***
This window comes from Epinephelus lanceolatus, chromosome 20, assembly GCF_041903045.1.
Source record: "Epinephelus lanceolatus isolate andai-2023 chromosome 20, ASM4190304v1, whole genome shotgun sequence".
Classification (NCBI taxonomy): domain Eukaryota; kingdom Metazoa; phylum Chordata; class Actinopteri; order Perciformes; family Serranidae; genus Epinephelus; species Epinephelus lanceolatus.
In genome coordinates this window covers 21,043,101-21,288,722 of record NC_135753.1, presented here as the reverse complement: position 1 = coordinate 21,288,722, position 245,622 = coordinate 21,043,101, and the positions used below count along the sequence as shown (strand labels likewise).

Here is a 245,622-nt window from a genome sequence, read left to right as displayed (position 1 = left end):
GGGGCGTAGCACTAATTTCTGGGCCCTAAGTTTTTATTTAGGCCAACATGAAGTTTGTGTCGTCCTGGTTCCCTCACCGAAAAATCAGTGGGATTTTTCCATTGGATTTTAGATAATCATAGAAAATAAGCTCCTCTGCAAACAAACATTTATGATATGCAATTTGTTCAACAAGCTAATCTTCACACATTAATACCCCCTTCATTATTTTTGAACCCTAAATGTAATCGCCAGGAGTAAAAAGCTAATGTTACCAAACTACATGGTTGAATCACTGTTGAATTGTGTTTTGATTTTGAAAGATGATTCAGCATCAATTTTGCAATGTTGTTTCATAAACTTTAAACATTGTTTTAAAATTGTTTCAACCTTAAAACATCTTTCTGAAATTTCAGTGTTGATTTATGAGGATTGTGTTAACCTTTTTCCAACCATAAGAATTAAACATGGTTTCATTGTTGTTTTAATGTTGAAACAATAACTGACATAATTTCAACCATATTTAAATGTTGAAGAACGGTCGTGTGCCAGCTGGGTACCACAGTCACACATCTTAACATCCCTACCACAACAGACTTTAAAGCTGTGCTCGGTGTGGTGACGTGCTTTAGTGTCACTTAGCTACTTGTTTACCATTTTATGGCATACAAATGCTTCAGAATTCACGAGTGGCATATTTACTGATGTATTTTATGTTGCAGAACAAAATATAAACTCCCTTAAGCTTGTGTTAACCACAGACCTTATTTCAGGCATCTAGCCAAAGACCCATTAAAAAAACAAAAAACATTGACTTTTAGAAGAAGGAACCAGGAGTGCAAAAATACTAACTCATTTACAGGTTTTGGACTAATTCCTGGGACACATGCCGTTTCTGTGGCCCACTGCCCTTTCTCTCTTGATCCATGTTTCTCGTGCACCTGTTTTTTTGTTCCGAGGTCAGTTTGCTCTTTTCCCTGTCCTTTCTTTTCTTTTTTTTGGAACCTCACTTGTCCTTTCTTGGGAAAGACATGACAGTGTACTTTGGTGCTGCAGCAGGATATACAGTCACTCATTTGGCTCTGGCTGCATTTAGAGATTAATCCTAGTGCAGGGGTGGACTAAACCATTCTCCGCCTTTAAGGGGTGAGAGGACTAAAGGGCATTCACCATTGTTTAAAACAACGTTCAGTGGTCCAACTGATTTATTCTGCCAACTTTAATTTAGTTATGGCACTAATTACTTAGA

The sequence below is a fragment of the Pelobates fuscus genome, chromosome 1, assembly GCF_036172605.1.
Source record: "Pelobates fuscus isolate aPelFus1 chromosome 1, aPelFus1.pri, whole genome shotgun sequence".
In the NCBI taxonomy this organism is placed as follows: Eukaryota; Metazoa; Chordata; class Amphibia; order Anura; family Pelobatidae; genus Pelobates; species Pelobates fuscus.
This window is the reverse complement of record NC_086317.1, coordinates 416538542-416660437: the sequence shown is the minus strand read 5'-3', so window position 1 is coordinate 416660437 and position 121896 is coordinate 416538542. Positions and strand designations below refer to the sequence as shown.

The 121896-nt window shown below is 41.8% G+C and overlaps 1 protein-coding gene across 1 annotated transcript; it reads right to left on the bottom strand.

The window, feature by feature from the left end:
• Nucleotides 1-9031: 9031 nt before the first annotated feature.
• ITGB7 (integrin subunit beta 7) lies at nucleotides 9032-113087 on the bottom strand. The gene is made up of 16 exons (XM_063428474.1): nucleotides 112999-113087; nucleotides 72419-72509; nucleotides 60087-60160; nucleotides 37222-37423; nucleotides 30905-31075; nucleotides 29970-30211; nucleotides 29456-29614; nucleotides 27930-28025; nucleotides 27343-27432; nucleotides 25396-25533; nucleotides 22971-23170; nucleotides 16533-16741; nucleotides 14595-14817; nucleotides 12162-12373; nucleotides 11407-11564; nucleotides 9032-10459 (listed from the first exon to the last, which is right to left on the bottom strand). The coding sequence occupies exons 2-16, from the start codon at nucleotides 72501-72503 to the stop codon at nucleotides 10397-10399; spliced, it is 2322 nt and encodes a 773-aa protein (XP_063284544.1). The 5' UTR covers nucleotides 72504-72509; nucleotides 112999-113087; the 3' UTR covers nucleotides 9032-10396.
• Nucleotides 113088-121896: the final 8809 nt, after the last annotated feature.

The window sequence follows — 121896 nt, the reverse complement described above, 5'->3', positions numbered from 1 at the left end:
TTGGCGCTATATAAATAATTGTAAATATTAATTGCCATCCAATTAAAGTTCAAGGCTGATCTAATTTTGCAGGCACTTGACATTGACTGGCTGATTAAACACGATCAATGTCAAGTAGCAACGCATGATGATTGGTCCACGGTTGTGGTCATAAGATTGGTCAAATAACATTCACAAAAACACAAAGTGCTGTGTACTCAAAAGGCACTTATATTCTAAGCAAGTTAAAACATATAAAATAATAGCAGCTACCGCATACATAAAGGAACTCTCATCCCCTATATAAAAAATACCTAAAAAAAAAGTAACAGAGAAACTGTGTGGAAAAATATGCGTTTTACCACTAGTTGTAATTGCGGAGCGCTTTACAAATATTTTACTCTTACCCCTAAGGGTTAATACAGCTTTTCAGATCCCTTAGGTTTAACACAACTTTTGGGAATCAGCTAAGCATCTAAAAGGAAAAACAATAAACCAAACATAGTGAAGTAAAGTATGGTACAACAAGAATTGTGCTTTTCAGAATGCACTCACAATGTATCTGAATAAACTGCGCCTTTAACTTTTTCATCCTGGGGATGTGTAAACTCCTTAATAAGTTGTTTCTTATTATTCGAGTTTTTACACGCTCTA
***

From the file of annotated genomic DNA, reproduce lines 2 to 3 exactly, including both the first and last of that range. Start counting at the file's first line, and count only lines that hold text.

Source record: "Epinephelus lanceolatus isolate andai-2023 chromosome 20, ASM4190304v1, whole genome shotgun sequence".
Classification (NCBI taxonomy): domain Eukaryota; kingdom Metazoa; phylum Chordata; class Actinopteri; order Perciformes; family Serranidae; genus Epinephelus; species Epinephelus lanceolatus.